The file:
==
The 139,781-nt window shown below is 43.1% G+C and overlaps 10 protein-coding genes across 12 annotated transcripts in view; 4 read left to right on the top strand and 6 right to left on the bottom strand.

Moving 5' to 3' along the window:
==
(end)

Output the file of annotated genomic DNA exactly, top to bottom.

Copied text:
The 139,781-nt window shown below is 43.1% G+C and overlaps 10 protein-coding genes across 12 annotated transcripts in view; 4 read left to right on the top strand and 6 right to left on the bottom strand.

Moving 5' to 3' along the window: